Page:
Past exhibitions

Sonja Ferlov Mancoba with sculpture

Sonja Ferlov Mancoba | 100 years

Thursday 23/6 – sunday 4/12

Sonja Ferlov Mancoba (Denmark 1911-1984) is one of the most significant Danish 20th century sculptors. She studied painting with Bizzie Høyer at the School of Arts and Crafts (Håndværkerskolen) and with Aksel Jørgensen at the Royal Danish Academy of Fine Arts (Kunstakademiet), both in Copenhagen.

She was active in the surrealist and spontaneous‑abstract movement connected to artists’ groups Linien, Høstudstillingen and CoBrA but developed her own, characteristic idiom, inspired – among other things – by African and Mexican mask art.
Ferlov’s parents were close friends of art collector Carl Kjersmeir, who owned around 1,500 pieces of African art. She introduced Asger Jorn and others to Kjersmeir and his collection.

It was not until the summer of 1935 that Sonja Ferlov Mancoba became seriously interested in sculpture. The following year, she left for Paris where she ended up living next door to Swiss sculptor Alberto Giacometti whom she befriended.

Sonja Ferlov Mancoba spent long periods of her life in France; she was the only Danish artist who remained there during World War II. By 1938 she had met the South African sculptor, Ernest Mancoba, whom she married in an internment camp during the war, as he was denied an entry permit to Denmark.

Sonja Ferlov Mancoba built her sculptures in clay and plaster. She felt her part of the process was complete when the object was finished in plaster.
She was more interested in the process than in the result, and was never present during the bronze casting process.

Asger Jorn edited the CoBrA Library’s series “De Frie Kunstnere” (Les Artistes Libres), and Sonja Ferlov Mancoba was among the 13 artists to have had a booklet dedicated to her work. In it, the Belgian poet Christian Dotremont writes:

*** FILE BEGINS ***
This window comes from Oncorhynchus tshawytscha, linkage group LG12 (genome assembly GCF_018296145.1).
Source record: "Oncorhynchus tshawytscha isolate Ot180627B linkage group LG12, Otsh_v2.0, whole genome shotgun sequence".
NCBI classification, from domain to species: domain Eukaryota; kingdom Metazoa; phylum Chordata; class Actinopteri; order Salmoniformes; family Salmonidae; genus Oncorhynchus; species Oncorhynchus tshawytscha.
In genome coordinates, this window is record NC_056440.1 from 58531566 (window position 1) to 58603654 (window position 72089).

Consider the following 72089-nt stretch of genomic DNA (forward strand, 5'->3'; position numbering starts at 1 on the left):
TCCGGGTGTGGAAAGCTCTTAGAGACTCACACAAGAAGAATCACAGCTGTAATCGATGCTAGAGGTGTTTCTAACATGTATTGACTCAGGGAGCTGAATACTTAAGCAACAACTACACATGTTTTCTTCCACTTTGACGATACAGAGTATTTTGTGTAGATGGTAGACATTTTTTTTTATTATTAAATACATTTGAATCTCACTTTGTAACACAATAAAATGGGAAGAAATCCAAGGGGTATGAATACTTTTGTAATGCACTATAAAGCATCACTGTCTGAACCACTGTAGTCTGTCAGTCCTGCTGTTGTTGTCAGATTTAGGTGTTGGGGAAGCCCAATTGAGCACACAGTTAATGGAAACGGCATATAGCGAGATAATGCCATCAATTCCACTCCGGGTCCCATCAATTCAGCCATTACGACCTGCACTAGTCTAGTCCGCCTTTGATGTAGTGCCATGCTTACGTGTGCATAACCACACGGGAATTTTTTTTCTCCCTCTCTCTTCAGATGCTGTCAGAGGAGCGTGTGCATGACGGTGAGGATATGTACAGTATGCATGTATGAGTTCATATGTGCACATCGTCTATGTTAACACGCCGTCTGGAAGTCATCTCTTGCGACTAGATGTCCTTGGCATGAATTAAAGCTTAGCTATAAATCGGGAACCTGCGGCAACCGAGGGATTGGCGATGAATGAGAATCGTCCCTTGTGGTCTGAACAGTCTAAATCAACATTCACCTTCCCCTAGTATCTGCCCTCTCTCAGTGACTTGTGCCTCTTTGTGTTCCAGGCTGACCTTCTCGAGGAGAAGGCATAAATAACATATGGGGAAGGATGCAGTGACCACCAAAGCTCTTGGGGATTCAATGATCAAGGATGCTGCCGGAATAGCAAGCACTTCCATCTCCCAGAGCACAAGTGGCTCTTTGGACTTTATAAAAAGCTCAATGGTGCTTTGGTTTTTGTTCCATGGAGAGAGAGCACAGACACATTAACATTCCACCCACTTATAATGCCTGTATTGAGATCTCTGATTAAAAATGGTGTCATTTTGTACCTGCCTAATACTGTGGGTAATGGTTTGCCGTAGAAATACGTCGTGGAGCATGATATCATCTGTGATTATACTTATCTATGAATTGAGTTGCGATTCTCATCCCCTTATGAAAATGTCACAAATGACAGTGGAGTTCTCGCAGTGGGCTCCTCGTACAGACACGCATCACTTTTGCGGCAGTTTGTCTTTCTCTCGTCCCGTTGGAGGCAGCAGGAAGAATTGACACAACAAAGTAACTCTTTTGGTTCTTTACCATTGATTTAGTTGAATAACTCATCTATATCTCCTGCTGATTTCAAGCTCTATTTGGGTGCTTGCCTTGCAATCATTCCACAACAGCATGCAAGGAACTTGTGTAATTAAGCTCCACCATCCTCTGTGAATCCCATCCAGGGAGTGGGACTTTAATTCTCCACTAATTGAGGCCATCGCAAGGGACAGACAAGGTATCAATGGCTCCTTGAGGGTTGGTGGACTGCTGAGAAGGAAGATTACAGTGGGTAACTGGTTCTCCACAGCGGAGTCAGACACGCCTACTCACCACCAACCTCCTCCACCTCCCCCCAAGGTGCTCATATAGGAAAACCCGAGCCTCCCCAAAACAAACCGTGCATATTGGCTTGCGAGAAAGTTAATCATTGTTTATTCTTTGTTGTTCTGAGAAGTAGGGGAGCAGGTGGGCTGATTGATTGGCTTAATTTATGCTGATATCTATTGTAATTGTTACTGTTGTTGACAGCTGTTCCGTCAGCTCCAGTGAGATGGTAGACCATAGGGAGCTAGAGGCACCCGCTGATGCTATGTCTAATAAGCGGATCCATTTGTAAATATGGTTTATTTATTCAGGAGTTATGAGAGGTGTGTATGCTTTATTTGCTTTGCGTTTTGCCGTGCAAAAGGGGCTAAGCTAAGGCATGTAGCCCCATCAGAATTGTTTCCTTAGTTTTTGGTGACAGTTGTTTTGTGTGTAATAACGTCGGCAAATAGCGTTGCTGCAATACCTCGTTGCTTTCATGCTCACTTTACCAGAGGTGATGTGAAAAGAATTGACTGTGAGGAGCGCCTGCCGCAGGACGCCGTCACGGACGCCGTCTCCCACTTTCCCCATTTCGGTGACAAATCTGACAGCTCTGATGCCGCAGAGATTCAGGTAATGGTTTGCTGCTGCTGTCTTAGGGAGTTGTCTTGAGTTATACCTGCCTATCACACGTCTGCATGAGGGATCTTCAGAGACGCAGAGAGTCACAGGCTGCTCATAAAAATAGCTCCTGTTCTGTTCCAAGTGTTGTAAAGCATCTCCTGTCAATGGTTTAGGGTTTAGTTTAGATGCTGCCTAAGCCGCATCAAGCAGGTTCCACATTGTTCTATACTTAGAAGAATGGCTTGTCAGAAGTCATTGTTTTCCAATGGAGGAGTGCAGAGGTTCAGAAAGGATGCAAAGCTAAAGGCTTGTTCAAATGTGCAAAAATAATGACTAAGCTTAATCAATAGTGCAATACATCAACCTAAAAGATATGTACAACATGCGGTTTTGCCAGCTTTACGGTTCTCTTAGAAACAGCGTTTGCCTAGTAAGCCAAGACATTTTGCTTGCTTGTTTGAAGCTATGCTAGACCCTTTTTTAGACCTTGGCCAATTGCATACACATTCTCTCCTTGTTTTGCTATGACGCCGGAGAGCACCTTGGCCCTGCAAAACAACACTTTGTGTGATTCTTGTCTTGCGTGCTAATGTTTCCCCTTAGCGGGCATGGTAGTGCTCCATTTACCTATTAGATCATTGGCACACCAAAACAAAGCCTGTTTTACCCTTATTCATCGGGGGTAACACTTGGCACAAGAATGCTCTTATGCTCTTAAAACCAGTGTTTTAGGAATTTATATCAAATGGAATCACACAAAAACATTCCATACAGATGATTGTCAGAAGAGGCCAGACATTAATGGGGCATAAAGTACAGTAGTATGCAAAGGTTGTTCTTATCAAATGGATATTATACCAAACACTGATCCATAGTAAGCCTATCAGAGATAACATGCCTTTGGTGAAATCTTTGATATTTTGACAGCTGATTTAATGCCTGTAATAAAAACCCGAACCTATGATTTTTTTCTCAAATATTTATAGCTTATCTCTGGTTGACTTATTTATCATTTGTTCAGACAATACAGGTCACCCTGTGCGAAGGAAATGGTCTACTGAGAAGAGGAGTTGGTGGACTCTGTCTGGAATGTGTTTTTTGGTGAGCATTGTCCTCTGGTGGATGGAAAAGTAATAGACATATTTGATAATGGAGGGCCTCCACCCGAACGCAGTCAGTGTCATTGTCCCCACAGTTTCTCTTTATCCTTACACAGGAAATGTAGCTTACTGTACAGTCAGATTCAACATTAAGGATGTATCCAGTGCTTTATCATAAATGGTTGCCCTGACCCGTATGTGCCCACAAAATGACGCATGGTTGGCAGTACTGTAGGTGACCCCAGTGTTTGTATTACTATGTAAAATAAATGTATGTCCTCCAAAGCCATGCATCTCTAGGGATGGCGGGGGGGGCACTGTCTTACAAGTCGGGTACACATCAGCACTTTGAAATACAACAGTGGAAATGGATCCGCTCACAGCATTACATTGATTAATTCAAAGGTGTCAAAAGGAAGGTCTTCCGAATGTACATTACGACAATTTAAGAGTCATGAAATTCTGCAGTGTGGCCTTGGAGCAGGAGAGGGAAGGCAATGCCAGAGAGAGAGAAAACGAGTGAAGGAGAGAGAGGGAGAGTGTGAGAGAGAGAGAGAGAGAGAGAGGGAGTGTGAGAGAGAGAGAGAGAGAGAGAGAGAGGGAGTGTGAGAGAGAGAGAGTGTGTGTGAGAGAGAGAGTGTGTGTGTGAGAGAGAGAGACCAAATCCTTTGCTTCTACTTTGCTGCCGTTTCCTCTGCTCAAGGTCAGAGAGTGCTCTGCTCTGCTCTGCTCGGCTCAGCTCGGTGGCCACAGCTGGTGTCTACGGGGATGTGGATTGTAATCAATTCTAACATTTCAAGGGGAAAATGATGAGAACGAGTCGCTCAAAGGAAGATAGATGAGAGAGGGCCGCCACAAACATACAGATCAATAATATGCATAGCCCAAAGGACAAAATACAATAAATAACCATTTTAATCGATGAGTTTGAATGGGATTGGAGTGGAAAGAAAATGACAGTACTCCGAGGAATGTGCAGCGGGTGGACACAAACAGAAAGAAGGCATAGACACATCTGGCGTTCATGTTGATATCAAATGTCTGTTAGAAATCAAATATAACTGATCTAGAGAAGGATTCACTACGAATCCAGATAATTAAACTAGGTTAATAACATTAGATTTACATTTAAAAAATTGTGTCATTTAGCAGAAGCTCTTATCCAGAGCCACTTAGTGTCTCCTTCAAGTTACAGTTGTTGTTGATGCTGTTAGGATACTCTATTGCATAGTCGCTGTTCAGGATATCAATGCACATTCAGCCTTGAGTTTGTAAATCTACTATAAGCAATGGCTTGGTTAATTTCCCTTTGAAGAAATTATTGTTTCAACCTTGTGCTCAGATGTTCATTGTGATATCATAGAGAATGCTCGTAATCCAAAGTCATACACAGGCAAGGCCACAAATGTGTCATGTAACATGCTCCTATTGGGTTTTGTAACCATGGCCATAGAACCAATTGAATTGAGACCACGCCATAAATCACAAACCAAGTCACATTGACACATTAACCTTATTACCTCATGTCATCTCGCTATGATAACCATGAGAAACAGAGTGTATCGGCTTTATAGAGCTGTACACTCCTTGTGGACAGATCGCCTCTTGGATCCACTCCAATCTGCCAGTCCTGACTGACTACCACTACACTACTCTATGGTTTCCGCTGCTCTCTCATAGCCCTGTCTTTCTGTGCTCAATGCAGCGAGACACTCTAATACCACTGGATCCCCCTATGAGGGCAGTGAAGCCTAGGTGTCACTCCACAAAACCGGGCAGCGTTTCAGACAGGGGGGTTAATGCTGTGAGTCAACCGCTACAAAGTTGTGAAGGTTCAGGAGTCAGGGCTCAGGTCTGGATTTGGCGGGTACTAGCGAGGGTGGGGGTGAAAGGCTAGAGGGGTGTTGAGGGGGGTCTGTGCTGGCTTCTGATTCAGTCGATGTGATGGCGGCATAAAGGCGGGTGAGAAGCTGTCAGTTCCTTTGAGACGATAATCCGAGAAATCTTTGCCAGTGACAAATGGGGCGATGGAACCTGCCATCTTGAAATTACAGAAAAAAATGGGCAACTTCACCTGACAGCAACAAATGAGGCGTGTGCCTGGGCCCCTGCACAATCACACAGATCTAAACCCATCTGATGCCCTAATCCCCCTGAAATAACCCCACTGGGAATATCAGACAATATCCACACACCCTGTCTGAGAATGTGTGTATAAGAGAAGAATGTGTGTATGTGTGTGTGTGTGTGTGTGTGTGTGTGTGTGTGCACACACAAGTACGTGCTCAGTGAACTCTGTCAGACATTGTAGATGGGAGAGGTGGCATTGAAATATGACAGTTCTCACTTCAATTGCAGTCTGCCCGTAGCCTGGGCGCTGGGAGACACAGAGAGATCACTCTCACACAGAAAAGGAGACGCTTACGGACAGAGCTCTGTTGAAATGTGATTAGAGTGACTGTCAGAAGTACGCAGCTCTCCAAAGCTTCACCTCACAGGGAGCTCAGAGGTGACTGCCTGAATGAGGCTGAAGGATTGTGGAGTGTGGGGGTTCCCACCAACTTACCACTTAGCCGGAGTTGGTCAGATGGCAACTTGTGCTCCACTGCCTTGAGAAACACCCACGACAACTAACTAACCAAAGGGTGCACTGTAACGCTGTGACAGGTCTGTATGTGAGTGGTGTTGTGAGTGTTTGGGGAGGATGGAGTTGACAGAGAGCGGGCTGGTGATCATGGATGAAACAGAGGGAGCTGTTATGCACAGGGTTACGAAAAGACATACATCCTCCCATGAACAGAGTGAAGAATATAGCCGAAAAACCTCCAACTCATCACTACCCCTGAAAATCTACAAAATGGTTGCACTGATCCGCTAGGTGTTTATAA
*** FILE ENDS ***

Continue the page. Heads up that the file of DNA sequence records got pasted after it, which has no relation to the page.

“She lived in Paris for a long time, and for a long time Paris for her was Alberto Giacometti. Like Giacometti’s sculptures, hers, too, emanate strong, dramatic tension from behind their smooth, precise, impeccably formed surfaces. And yet it is difficult to zero in on this tension, to define it, for Sonja does not adhere to the pumped up perception of sculpture for which adding the maximum number of indifferent shapes to the stone is all.”

What really matters is not the sculptures, but the spirit of fellowship which one tries to express. I would say that the things themselves are only a means to an end. The value of the pieces lies in the moment when they have a direct bearing on life, when they help us to see more clearly, give us heart, help us to get to grips with life. But the pieces are not life. They are a reflection of life.

Sonja Ferlov Mancoba, 1970

A person is driven by an innate urge to express themself through the material. And gradually you enter into dialogue with what you are creating – a dialogue that in turn provides the impetus for new ideas. As long as the piece seems alive to me, talks to me, I can and must keep going… This can go on for years before I reach the point where I feel that from here on it can only go downhill, the point where it is impossible to pare away any more because all you do could now would be to add on again.

Sonja Ferlov Mancoba, 1973


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